Magazine article The Times Higher Education Supplement : THE

US Liberal Arts Colleges 'Best for Teaching Satisfaction'

Magazine article The Times Higher Education Supplement : THE

US Liberal Arts Colleges 'Best for Teaching Satisfaction'

Article excerpt

Small institutions perform well in Times Higher Education's US student survey. Ellie Bothwell writes

It is a long-held belief that liberal arts education, characterised by a focus on undergraduate teaching, multidisciplinary study, low numbers of students and small class sizes, can provide a better student experience than other types of universities, and this view has now been backed up by a Times Higher Education survey of 100,000 students at US universities.

Liberal arts students are generally more satisfied with the teaching at their institution, with students in this cohort more likely to say that they feel challenged, that there are plenty of opportunities for collaborative learning with other students and interaction with staff, and that their university fully supports critical thinking and reflecting on, or making connections among, things they have learned, according to the study.

These students are also more satisfied with extracurricular activities, reporting that there are plenty of opportunities for social engagement, such as joining student clubs or societies, organising social events and activities on campus and interacting with people in different courses or from different backgrounds.

Students at liberal arts colleges in the US are also slightly more likely to recommend their university to a friend and choose to go to their college again than students at other types of higher education institutions, the survey found.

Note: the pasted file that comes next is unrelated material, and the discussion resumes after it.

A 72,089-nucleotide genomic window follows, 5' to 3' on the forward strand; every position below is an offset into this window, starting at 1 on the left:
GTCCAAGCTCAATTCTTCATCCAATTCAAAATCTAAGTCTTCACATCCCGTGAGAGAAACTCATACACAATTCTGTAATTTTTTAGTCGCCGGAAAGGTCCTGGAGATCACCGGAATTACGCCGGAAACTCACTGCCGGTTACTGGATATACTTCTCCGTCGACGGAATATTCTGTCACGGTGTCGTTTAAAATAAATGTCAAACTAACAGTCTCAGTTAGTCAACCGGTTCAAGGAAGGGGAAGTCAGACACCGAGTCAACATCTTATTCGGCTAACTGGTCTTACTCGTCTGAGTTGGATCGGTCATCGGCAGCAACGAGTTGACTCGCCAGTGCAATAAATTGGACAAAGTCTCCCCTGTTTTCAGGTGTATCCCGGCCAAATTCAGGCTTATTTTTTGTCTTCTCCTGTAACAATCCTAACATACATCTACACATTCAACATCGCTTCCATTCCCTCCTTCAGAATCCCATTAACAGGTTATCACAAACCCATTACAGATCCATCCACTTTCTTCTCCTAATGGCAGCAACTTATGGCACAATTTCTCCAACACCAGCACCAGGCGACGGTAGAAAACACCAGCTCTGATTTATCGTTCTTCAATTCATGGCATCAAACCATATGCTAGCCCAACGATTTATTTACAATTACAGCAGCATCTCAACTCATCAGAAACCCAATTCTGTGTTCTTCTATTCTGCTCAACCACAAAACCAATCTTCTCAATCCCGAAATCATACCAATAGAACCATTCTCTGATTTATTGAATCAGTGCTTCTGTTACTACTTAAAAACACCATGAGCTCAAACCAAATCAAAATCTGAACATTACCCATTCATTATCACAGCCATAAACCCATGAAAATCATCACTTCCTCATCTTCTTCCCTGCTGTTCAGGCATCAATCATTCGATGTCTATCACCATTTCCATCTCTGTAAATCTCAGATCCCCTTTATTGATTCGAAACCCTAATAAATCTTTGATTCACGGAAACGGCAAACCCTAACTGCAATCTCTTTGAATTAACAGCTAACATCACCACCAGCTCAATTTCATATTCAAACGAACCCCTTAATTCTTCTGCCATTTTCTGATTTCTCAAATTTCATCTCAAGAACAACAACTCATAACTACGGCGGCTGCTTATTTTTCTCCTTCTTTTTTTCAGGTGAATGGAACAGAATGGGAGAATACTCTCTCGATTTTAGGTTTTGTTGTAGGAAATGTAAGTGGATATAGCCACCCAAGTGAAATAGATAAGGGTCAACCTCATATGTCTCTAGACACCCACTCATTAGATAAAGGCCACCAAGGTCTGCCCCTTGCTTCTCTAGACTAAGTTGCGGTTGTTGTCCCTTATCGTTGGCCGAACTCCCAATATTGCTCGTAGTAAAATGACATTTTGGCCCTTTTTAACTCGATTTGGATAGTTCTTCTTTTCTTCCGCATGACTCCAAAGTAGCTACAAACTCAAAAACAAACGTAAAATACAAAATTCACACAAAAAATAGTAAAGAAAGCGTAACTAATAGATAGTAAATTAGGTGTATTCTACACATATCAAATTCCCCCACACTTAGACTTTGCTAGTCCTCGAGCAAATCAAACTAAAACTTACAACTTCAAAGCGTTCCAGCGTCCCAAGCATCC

For each survey question, students were asked to rate their university on a scale of one to 10, where zero represented no support and 10 represented being fully supported. When asked whether there are opportunities to interact with staff, for example, liberal arts students gave an average score of 9.16, while non-liberal arts students gave an average of 8.57 (see graphs opposite).

Student engagement

The strength of liberal arts colleges when it comes to student experience is a key finding from the inaugural Times Higher Education US Student Survey, which will form a major part of the methodology of a new THE and Wall Street Journal ranking of more than 1,000 US universities and colleges, published next week.

The Wall Street Journal/Times Higher Education College Ranking will also include student-focused metrics such as tuition fee debt, graduation rates and the diversity of campus communities, alongside academic indicators including reputation and research productivity.

Of the 100,000 students surveyed, 12,058 were at liberal arts colleges, of which 10,711 were private not-for-profit institutions. In total, 48,436 students were at private not-for-profit institutions and 46,708 were at public universities.

Adam Falk, president of Williams College, a private not-for-profit liberal arts college in Massachusetts, said there are just seven students to each faculty member at the institution, which allows "really close interaction between faculty and students". …

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